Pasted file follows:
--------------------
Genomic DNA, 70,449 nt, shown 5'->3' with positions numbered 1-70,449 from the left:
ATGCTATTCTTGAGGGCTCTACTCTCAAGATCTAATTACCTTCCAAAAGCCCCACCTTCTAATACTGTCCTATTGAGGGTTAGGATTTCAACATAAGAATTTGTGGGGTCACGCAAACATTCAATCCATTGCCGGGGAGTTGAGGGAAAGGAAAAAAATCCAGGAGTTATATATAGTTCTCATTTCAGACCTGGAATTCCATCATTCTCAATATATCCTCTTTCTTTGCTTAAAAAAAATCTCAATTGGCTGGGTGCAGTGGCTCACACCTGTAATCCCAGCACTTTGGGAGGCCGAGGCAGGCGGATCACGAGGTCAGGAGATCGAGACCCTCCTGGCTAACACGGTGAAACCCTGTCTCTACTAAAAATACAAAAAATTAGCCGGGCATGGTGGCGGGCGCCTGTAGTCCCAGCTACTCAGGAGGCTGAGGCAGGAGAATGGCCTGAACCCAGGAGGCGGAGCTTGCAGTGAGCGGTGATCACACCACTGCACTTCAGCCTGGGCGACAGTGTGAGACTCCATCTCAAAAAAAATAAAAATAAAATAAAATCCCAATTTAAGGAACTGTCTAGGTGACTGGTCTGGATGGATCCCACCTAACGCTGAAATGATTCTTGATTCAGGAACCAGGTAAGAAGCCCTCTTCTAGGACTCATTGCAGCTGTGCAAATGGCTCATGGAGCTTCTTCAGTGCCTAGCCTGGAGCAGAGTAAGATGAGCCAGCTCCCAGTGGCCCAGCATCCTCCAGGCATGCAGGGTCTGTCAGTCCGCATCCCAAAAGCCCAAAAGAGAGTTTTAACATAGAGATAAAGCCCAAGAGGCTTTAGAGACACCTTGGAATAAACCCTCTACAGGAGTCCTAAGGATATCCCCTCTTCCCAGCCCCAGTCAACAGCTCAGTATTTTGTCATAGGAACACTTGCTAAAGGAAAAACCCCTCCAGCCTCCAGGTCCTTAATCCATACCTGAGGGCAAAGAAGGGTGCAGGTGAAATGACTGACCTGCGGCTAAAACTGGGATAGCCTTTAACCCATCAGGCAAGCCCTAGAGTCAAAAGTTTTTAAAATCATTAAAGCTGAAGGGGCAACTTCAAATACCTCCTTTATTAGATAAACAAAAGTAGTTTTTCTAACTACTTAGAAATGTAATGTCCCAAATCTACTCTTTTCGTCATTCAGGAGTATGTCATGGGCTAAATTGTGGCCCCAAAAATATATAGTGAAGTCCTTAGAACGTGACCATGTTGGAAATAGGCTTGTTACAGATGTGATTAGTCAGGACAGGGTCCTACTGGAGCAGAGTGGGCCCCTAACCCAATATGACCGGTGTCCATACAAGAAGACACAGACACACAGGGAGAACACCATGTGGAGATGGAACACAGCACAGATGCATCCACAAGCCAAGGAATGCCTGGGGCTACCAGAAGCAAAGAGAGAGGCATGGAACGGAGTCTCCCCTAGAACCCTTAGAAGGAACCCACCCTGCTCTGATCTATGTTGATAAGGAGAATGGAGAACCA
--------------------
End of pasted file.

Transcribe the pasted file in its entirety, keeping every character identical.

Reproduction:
Genomic DNA, 70,449 nt, shown 5'->3' with positions numbered 1-70,449 from the left:
ATGCTATTCTTGAGGGCTCTACTCTCAAGATCTAATTACCTTCCAAAAGCCCCACCTTCTAATACTGTCCTATTGAGGGTTAGGATTTCAACATAAGAATTTGTGGGGTCACGCAAACATTCAATCCATTGCCGGGGAGTTGAGGGAAAGGAAAAAAATCCAGGAGTTATATATAGTTCTCATTTCAGACCTGGAATTCCATCATTCTCAATATATCCTCTTTCTTTGCTTAAAAAAAATCTCAATTGGCTGGGTGCAGTGGCTCACACCTGTAATCCCAGCACTTTGGGAGGCCGAGGCAGGCGGATCACGAGGTCAGGAGATCGAGACCCTCCTGGCTAACACGGTGAAACCCTGTCTCTACTAAAAATACAAAAAATTAGCCGGGCATGGTGGCGGGCGCCTGTAGTCCCAGCTACTCAGGAGGCTGAGGCAGGAGAATGGCCTGAACCCAGGAGGCGGAGCTTGCAGTGAGCGGTGATCACACCACTGCACTTCAGCCTGGGCGACAGTGTGAGACTCCATCTCAAAAAAAATAAAAATAAAATAAAATCCCAATTTAAGGAACTGTCTAGGTGACTGGTCTGGATGGATCCCACCTAACGCTGAAATGATTCTTGATTCAGGAACCAGGTAAGAAGCCCTCTTCTAGGACTCATTGCAGCTGTGCAAATGGCTCATGGAGCTTCTTCAGTGCCTAGCCTGGAGCAGAGTAAGATGAGCCAGCTCCCAGTGGCCCAGCATCCTCCAGGCATGCAGGGTCTGTCAGTCCGCATCCCAAAAGCCCAAAAGAGAGTTTTAACATAGAGATAAAGCCCAAGAGGCTTTAGAGACACCTTGGAATAAACCCTCTACAGGAGTCCTAAGGATATCCCCTCTTCCCAGCCCCAGTCAACAGCTCAGTATTTTGTCATAGGAACACTTGCTAAAGGAAAAACCCCTCCAGCCTCCAGGTCCTTAATCCATACCTGAGGGCAAAGAAGGGTGCAGGTGAAATGACTGACCTGCGGCTAAAACTGGGATAGCCTTTAACCCATCAGGCAAGCCCTAGAGTCAAAAGTTTTTAAAATCATTAAAGCTGAAGGGGCAACTTCAAATACCTCCTTTATTAGATAAACAAAAGTAGTTTTTCTAACTACTTAGAAATGTAATGTCCCAAATCTACTCTTTTCGTCATTCAGGAGTATGTCATGGGCTAAATTGTGGCCCCAAAAATATATAGTGAAGTCCTTAGAACGTGACCATGTTGGAAATAGGCTTGTTACAGATGTGATTAGTCAGGACAGGGTCCTACTGGAGCAGAGTGGGCCCCTAACCCAATATGACCGGTGTCCATACAAGAAGACACAGACACACAGGGAGAACACCATGTGGAGATGGAACACAGCACAGATGCATCCACAAGCCAAGGAATGCCTGGGGCTACCAGAAGCAAAGAGAGAGGCATGGAACGGAGTCTCCCCTAGAACCCTTAGAAGGAACCCACCCTGCTCTGATCTATGTTGATAAGGAGAATGGAGAACCA